Joy, Magic… and Giant Puppets

Of all the afterschool programs available to students at the University of Pittsburgh Fanny Edel Falk Laboratory School, the Giant Puppet Dance Club might be the most unexpected.

But, as visual arts teacher Cheryl Capezzuti notes, middle schoolers are drawn to the larger-than-life club that introduces them to the magic of puppetry.

“Middle school can be a time where kids feel self-conscious,” says Capezzuti. “But when you put yourself in a giant puppet, you can dance around and nobody knows who you are. A lot of the kids say that’s really freeing.”

Giant Puppet Dance Club members are Falk students in grades 6–8 who meet weekly to create and learn choreographed dances while wearing giant puppets—whimsical, brightly colored, full-body puppets that extend a few feet above students’ heads. The club then performs dances at school and community events.

Capezzuti recently received a $3,000 grant from the Jane Henson Foundation for her creative puppetry work at the Falk School. Heather Henson, a contemporary puppet artist and daughter of “The Muppets” creator Jim Henson, awarded the grant to Capezzuti after seeing her present on puppetry in education at the 2019 Puppeteers of America Conference.

The Giant Puppet Dance Club will use the grant funding to create new puppets, produce new music tracks, and pay transportation costs for students to perform at events and celebrations in underserved communities.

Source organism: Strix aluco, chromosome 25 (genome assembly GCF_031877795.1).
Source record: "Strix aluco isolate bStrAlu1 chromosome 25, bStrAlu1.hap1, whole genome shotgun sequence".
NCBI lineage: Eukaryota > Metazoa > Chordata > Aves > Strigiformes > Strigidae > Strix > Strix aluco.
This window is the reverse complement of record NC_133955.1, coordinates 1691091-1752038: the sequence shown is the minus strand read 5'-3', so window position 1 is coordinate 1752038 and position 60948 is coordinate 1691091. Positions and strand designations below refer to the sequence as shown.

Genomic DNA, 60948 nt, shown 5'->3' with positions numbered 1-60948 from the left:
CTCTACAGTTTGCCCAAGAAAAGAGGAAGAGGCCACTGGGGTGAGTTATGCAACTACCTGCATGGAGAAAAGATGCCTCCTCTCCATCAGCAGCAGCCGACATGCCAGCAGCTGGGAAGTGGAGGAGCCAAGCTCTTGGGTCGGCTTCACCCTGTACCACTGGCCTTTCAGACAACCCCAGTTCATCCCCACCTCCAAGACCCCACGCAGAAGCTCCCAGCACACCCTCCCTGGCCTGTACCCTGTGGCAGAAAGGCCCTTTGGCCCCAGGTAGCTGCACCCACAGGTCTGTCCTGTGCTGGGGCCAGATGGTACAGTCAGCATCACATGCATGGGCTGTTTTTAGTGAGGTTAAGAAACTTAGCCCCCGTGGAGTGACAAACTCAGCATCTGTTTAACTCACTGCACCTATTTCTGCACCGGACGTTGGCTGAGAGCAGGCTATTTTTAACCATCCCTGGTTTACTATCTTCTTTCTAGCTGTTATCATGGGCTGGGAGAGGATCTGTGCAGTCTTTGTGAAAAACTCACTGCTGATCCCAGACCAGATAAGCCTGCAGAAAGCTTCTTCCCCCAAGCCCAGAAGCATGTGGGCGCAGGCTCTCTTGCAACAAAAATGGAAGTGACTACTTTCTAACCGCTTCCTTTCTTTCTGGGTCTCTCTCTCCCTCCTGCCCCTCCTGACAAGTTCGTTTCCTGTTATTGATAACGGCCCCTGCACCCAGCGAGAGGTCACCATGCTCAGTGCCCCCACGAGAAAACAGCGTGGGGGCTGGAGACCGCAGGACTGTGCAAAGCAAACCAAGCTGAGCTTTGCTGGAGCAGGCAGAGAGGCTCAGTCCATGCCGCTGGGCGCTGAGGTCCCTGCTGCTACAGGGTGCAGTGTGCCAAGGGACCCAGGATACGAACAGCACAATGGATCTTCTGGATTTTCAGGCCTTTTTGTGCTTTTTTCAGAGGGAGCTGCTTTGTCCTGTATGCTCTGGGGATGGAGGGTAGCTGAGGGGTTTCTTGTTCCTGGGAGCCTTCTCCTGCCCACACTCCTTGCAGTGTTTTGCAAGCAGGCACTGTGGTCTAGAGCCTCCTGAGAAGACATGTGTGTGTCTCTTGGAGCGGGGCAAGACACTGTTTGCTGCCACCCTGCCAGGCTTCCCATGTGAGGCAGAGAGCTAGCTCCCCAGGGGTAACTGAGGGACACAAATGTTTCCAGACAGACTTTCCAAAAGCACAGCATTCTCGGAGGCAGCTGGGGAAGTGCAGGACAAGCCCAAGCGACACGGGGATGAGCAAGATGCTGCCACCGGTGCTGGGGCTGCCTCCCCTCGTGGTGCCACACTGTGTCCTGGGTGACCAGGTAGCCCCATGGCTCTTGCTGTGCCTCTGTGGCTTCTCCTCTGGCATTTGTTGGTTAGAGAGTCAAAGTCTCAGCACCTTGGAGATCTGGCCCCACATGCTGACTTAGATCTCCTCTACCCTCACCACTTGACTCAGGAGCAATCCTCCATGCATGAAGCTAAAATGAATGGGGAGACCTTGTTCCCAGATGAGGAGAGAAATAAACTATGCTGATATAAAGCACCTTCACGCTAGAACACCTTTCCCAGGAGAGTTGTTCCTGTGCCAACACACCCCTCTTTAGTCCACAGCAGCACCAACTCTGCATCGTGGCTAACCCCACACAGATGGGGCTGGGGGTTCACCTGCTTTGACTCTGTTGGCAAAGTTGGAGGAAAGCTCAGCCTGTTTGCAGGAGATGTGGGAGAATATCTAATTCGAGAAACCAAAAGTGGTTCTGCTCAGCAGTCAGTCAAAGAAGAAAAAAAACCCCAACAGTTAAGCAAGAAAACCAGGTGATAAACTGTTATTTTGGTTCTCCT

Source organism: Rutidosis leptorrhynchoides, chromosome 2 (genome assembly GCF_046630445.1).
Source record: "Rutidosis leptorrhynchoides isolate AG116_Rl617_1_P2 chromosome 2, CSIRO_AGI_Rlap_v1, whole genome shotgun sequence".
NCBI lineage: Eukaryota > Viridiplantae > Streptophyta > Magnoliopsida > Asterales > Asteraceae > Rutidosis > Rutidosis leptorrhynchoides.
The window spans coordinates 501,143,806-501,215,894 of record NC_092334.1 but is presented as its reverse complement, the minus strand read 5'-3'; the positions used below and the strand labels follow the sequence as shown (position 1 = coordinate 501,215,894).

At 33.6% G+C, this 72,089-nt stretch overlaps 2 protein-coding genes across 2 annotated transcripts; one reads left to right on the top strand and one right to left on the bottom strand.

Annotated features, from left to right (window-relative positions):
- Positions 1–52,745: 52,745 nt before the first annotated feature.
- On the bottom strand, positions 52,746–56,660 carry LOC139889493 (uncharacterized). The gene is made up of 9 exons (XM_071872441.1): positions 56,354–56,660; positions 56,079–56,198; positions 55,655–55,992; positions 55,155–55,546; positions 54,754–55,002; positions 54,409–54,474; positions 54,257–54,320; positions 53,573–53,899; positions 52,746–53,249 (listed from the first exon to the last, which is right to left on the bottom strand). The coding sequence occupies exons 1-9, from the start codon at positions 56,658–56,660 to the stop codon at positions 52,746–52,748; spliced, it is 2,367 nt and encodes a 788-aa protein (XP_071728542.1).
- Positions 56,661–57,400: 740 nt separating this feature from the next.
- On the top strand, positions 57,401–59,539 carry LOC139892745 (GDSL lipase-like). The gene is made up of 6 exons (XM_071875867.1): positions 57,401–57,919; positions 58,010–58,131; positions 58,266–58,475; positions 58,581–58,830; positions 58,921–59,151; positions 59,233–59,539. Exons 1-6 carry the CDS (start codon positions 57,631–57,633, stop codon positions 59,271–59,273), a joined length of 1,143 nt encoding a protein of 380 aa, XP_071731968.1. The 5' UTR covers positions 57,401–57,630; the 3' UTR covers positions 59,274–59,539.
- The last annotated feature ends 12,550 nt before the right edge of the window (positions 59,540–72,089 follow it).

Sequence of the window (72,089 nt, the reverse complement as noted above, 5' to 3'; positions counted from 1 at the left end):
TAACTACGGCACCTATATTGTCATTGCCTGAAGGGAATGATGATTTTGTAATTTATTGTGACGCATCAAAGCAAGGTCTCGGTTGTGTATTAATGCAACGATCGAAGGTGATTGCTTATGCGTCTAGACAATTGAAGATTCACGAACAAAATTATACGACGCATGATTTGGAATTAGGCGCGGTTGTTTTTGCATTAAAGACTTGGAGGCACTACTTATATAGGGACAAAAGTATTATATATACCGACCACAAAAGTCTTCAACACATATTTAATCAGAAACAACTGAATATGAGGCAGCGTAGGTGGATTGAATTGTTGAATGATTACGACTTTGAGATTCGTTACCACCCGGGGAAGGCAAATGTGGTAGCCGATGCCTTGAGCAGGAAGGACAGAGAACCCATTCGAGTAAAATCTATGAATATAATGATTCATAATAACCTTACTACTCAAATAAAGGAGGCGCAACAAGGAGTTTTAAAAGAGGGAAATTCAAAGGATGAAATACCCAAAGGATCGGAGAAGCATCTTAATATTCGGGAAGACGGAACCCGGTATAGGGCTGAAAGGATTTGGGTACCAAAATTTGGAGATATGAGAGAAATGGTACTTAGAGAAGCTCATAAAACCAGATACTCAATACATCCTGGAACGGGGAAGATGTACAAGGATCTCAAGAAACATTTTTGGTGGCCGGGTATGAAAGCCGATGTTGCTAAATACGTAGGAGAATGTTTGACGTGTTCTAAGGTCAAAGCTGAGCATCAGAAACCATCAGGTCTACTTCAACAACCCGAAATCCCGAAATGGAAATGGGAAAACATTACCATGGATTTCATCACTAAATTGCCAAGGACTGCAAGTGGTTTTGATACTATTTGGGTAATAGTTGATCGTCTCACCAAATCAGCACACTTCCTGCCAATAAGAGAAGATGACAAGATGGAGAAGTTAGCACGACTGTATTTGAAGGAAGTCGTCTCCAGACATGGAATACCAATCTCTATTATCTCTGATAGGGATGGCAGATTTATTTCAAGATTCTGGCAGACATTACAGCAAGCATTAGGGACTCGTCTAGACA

Founded in 1931, Falk is an independent K-8 laboratory school located on Pitt’s campus. The progressive, experimental school enrolls about 436 students and is part of the School of Education.

In addition to teaching at Falk School, Capezzuti is a puppet maker, sculptor, and creative director for the First Night Pittsburgh Parade, which features hundreds of giant puppets that she has made through workshops hosted all over the Pittsburgh region. She started the club five years ago to share her passion for puppetry with Falk students.

Beyond the visual and performing arts skills that students develop, Capezzuti says they also learn valuable lessons in collaboration and giving to others.

“You learn a lot about yourself when you perform for others and help them find joy in the world,” she says.

When the COVID-19 pandemic began and the Falk School transitioned to online learning, Capezzuti personally delivered giant puppets to students’ homes so the club could continue to meet online. In addition to playing music for students to dance together via Zoom, Capezzuti also challenged students to parade around their neighborhoods and perform for others whenever they had the opportunity.

“It was delightful,” says Capezzuti. “It was a way of finding magic in a world that was really lacking in that.”